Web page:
Joe Jencks


10-17-07 1st tour day in Ireland!

101707 1st tour day in Ireland

Joe buys the first round for the tour group... their first pint on Irish soil.

Day 2

We stayed in Liscannor last night, and went to Doolin for a great meal and some really excellent music in the pubs. Irish stew, genuine Irish chips (fries). I baffled the bar tender by waiving off a pint in favor of tea. By the time I hit the rack, I had been up for more than 36 hours with no sleep. I was really loopy. And I only got about 6 hrs of fitful sleep, but it was good to be horizontal.

Today Tom (our Irish guide) and I went back to the airport to round up our travelers. We are 10 folks from my fan list in the states, brave souls willing to take this trip with me to explore part of Ireland. Bob & Ellie from Cincinnati; Jim & Virg from Michigan, Melanie from Maryland, Kelly from Seattle, Holly from Portland, Emily from Maryland, Skye and his mother Berdine from Philadelphia, plus myself, Tom our guide, his new assistant Penelope, and our driver Paddy. We had a few snags getting all of us together. But we seem to be in fine shape now that we are all in the same place. Yesterday I was the one in a stupor. Today, I have 10 weary travelers who are in the same shape I was in 24 hrs ago. Safe to say were in pretty good shape for the shape were in though.

We went through Tralee, and as I was wondering about, I turned a corner and walked right into the entrance to the local Sin Fein office. I had a marvelous chat with the gentleman who works there about local politics and happenings. I bought a few postcards, and some flyers about the seven signatories of the Proclamation of the Irish Republic. This happened back in 1916. All seven signatories were executed in Dublin in 1916 after the Rising. The were: Thomas Clarke, Patrick Pearse, James Connolly (my favorite of the fallen heroes), Sean MacDermott, Joseph Plunkett, Thomas MacDonagh, and Eammon Ceannt. I intend to go to their memorial site in Dublin in about a week and one half. It is moving just to read about these folks and their courage, standing up with their lives for the right of all Ireland to be a free and unified country. Nearly a century later, some of their goals have been achieved but many have not. However, their vision lingers on and their courage and foresight still guide many good and hardworking people in Irish Politics, including Gerry Adams. I will write more about Sin Fein and Mr. Adams later in the trip. But suffice it to say, I was moved.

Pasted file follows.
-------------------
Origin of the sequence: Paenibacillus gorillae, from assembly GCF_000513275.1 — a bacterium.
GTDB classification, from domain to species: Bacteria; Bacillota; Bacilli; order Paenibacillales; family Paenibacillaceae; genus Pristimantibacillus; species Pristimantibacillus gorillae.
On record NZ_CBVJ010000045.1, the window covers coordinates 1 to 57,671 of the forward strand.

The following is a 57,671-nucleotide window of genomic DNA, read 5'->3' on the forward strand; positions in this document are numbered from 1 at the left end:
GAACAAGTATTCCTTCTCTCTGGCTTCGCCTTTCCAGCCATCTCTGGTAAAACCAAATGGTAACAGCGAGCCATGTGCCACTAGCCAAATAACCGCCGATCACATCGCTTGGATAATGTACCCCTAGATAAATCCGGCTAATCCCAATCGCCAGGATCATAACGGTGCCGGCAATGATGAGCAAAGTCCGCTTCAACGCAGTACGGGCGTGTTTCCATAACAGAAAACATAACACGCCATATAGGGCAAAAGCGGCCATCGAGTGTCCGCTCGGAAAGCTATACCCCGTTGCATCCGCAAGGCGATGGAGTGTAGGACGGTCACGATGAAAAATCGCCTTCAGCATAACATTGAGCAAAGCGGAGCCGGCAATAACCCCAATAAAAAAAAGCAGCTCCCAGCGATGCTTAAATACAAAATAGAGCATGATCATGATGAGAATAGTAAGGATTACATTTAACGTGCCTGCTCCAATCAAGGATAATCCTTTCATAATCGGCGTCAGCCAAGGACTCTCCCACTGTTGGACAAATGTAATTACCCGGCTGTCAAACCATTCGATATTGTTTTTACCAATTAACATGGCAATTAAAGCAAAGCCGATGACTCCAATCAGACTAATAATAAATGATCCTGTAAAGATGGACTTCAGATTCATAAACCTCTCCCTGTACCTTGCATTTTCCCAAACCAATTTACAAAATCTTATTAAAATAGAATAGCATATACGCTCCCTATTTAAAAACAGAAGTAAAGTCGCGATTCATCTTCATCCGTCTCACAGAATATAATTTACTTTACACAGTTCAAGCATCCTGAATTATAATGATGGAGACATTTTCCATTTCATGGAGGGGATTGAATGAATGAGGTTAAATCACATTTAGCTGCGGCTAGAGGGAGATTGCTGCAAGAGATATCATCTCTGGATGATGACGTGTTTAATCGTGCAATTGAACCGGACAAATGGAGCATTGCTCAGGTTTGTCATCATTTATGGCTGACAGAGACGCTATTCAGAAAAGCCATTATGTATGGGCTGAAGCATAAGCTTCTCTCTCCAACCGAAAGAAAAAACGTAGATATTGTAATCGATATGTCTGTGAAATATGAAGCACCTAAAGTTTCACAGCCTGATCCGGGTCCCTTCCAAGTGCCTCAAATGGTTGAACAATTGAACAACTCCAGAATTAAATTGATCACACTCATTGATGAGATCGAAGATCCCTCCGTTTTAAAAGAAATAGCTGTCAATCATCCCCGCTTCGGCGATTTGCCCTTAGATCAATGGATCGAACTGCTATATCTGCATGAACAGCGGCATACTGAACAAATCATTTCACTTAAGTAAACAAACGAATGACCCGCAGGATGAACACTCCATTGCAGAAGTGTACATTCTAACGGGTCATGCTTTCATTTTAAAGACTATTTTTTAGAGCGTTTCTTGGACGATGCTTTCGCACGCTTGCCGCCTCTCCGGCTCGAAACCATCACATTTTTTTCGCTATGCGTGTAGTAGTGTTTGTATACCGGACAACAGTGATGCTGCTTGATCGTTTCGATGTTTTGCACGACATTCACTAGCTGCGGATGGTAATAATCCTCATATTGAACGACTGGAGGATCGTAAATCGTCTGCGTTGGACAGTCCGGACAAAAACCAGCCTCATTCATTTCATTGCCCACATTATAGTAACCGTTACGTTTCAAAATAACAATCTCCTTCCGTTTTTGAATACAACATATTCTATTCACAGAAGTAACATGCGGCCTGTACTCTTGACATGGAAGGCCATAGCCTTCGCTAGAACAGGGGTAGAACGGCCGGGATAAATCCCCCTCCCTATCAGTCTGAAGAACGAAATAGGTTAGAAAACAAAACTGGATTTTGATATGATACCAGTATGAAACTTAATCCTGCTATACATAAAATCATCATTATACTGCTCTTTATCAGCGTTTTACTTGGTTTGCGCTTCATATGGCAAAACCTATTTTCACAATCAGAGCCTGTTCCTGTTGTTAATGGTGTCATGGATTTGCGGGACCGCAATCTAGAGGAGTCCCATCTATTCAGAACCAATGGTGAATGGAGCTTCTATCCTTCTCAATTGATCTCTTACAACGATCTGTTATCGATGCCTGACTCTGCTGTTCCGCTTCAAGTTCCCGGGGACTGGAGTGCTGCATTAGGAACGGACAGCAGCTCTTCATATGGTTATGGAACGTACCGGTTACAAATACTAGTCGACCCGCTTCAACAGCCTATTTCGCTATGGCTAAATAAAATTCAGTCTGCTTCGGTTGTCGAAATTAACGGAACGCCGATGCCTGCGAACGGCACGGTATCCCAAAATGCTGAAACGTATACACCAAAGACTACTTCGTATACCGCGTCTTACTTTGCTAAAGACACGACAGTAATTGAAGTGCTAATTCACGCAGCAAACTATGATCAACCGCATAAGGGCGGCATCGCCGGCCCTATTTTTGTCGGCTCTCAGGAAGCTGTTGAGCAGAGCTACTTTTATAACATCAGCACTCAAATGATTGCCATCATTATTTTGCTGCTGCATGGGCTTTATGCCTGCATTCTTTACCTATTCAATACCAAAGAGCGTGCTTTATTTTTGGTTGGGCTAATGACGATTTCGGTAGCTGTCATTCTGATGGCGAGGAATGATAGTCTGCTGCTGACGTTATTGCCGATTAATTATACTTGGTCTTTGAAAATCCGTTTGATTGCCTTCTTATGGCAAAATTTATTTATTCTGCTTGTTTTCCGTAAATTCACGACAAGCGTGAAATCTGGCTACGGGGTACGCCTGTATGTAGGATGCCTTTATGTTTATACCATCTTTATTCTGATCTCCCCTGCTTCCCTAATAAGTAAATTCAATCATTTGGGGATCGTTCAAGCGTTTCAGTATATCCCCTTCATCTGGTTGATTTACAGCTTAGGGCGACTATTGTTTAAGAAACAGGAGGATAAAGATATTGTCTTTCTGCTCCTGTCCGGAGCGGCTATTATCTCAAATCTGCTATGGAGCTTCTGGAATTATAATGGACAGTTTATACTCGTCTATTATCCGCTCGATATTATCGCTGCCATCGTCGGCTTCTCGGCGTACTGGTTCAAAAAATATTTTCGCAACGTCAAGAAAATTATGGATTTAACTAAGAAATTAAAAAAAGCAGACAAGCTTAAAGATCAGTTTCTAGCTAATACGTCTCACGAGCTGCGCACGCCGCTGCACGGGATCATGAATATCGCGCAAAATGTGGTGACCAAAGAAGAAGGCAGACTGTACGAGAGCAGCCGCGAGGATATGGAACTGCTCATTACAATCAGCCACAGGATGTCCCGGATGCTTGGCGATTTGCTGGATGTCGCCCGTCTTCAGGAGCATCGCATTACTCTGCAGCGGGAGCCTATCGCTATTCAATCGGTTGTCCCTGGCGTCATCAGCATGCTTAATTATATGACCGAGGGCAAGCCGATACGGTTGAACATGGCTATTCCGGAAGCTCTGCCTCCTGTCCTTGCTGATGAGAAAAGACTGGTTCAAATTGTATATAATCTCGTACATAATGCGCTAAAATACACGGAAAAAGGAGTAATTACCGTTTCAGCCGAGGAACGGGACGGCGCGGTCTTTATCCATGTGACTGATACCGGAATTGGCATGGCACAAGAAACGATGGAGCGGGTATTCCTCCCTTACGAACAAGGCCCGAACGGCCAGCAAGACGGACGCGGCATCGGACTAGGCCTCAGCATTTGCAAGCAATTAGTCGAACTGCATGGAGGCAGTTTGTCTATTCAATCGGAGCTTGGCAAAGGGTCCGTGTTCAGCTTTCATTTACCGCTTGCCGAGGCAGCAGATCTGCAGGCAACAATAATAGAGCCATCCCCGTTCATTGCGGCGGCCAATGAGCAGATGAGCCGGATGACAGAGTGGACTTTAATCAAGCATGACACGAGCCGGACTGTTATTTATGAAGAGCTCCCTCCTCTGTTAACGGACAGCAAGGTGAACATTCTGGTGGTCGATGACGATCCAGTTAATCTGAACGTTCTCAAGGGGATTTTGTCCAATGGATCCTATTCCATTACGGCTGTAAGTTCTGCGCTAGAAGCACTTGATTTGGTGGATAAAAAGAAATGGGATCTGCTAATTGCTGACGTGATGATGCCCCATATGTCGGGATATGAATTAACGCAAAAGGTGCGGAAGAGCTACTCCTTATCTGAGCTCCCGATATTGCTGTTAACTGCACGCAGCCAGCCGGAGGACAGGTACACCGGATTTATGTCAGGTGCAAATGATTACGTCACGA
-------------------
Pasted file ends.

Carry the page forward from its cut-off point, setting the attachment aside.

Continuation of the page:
After that, we went to Inch Beach, where our last tour member caught up with us, and had a great lunch. I bought everyone their first pint on Irish soil. Since I had a Guinness yesterday, I tried the Murphys. Liked it better than the Guinness. (Better not say that to loud eh?)

After lunch, we took a walk on Inch Beach, on the shores of Dingle Bay. The sun was coming lower in the horizon, and the view across the bay toward MacGillycuddys Reeks (mountains) was spectacular. It seemed like we were really beginning the tour. As we all wandered around the beach and talked and breathed the sea air, I was reminded of my years living in Seattle. I was a part of a traditional Irish band there called Cunla. When we were playing in the pubs back then, I had the sense that I was missing something. Like I was at a Walt Disney Irish theme park. Six Flags over Blarney if you will. It was always sort of like something, but not really it. You could look behind the veneer of Irish-ness and see America.

So, last night in Doolin, I was not quite at ease as I kept looking for what was behind the stage set that looked like Ireland. Today, with more sleep and a little more time in this time zone, it becomes obvious that this is the real thing. It sounds weird, but its just the way it felt. Last night I kept looking for the telltale signs that this was just another place in America like a movie set. But today, as I walked around Tralee, it started to sink through another layer of consciousness. I am in a country scarcely larger than the state of Illinois, and yet it is its own country and one that has contributed substantially to global culture. Natives here view regions of Ireland in the same way we might view different states. Ireland has its own regional dialects and accents, and people in various regions have an identity and a sense of place that is just as definable as any state in the US, perhaps even more so in some cases. People have prejudices about folks from other regions. And they have a sense of identity as a people that is palpable.

We will stay at the same inn here in Dingle for three nights, and take some day trips from here. I look forward to a good hike on Thursday. In the hill on the Dingle peninsula. I saw Irish fishing boats today for the first time. And I had some locally caught fish for dinner. It was great. REALLY fresh.

We sat in a circle after dinner, and Tom and I shared some modern and traditional music with the crew. Tom is VERY knowledgeable of the folklore and the history of many parts of Ireland. Himself is an AMAZING singer of Irish songs as well. Some of the crew shared songs and reflections too.